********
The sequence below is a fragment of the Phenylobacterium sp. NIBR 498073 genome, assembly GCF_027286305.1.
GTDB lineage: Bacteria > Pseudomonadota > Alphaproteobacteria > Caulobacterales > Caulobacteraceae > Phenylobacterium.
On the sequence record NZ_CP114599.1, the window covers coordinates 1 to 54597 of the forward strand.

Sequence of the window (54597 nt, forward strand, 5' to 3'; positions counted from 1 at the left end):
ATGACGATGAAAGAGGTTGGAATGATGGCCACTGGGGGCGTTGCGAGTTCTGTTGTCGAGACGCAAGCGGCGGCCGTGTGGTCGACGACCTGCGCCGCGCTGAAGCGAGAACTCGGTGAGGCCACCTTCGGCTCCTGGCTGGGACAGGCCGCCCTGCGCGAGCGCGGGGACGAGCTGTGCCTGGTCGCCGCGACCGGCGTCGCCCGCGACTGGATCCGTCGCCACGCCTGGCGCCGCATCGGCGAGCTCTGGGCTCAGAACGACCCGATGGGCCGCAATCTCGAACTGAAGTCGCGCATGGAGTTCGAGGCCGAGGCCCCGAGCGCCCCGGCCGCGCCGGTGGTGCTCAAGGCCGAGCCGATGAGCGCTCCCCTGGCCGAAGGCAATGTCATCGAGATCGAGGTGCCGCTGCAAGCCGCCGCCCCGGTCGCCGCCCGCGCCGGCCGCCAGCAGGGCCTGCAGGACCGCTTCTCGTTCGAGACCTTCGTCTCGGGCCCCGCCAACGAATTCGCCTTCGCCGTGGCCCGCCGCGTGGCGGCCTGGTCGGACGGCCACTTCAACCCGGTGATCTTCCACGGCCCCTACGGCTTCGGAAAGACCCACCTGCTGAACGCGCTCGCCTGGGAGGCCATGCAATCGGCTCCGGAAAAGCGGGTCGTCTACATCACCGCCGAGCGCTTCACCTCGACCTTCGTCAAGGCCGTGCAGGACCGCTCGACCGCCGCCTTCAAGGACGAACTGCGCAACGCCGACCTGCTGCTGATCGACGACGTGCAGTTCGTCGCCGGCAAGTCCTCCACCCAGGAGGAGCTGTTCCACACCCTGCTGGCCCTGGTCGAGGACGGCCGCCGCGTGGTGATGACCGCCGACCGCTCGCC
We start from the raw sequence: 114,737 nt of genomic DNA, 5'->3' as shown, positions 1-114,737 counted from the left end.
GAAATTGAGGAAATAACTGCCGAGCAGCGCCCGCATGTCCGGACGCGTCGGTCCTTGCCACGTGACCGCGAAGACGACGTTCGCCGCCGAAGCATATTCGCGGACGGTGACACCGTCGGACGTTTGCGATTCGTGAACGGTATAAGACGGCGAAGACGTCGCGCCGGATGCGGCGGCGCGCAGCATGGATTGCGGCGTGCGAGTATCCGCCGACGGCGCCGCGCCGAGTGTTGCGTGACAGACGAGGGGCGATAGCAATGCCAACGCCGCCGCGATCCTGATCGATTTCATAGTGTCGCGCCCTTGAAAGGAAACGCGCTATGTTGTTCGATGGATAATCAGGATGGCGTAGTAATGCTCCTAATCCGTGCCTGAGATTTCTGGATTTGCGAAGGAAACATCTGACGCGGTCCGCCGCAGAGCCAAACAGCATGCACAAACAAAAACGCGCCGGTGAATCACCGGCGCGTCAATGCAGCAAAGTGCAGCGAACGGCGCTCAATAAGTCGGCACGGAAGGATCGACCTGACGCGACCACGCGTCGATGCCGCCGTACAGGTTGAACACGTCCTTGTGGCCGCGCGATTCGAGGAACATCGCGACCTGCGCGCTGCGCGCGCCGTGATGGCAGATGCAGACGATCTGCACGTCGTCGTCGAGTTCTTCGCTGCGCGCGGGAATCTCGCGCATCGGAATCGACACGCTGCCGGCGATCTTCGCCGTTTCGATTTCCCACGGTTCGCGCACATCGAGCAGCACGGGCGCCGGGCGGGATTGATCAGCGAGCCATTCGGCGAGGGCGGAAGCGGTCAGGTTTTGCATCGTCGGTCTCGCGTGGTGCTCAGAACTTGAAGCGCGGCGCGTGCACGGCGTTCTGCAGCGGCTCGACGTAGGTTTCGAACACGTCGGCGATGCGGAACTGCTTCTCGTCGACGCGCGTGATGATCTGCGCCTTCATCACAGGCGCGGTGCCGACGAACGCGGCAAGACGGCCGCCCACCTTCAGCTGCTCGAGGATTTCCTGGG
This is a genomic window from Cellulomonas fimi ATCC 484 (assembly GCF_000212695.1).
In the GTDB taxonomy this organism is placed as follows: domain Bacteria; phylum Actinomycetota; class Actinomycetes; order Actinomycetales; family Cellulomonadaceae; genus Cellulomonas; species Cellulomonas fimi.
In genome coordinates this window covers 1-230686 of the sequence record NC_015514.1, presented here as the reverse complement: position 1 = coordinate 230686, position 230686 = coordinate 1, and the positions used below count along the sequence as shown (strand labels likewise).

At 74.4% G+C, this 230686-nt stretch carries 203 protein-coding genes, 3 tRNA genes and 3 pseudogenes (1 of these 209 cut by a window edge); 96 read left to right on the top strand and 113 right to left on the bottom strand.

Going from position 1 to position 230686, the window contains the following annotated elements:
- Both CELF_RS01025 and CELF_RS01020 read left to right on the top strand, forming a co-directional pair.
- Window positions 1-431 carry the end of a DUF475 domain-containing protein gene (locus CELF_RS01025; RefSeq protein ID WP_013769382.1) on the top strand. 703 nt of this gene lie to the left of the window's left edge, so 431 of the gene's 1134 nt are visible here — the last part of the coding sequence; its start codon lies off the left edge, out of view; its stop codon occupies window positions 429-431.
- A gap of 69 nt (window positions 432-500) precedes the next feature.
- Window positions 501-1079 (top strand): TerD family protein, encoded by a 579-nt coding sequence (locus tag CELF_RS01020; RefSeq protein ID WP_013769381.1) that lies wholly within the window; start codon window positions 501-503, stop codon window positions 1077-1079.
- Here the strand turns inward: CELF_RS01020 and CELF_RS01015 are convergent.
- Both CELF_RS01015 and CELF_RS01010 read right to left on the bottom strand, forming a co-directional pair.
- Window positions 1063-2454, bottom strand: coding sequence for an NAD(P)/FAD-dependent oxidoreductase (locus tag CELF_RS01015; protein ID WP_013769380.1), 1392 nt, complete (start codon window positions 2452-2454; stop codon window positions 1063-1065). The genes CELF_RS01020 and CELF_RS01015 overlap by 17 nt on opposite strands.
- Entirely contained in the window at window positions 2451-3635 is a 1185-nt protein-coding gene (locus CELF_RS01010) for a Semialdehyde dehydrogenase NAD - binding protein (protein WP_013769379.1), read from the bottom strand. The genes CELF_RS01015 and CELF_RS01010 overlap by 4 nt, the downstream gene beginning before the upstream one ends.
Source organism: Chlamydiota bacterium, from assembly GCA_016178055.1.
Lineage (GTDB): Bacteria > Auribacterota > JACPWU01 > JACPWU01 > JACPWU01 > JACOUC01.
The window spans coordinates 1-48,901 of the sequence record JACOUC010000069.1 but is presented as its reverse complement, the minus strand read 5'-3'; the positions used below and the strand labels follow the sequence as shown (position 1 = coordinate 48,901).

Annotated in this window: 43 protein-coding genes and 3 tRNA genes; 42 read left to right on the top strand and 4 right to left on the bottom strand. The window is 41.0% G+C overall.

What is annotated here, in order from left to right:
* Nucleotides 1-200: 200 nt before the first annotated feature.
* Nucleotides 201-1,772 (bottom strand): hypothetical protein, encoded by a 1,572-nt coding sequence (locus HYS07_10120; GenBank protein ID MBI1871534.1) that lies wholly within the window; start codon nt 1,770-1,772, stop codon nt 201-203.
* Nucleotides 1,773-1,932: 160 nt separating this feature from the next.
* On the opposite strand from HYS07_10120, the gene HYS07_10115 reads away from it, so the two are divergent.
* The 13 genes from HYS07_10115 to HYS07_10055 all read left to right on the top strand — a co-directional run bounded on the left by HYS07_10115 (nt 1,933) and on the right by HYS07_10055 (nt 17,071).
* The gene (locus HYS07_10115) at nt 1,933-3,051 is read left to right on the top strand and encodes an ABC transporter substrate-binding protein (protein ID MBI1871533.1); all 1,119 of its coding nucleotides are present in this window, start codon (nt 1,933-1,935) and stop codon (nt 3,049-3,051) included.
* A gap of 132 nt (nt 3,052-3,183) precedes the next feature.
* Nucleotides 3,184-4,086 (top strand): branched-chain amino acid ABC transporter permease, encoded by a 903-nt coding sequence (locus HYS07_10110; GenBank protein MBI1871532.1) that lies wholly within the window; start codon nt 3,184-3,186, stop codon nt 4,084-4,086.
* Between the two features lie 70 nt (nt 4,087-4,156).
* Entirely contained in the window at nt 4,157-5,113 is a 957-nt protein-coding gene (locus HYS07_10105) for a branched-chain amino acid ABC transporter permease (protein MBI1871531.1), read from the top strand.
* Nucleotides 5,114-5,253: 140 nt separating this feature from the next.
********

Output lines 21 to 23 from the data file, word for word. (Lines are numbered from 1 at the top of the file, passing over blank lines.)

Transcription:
Source organism: Chlamydiota bacterium, from assembly GCA_016178055.1.
Lineage (GTDB): Bacteria > Auribacterota > JACPWU01 > JACPWU01 > JACPWU01 > JACOUC01.
The window spans coordinates 1-48,901 of the sequence record JACOUC010000069.1 but is presented as its reverse complement, the minus strand read 5'-3'; the positions used below and the strand labels follow the sequence as shown (position 1 = coordinate 48,901).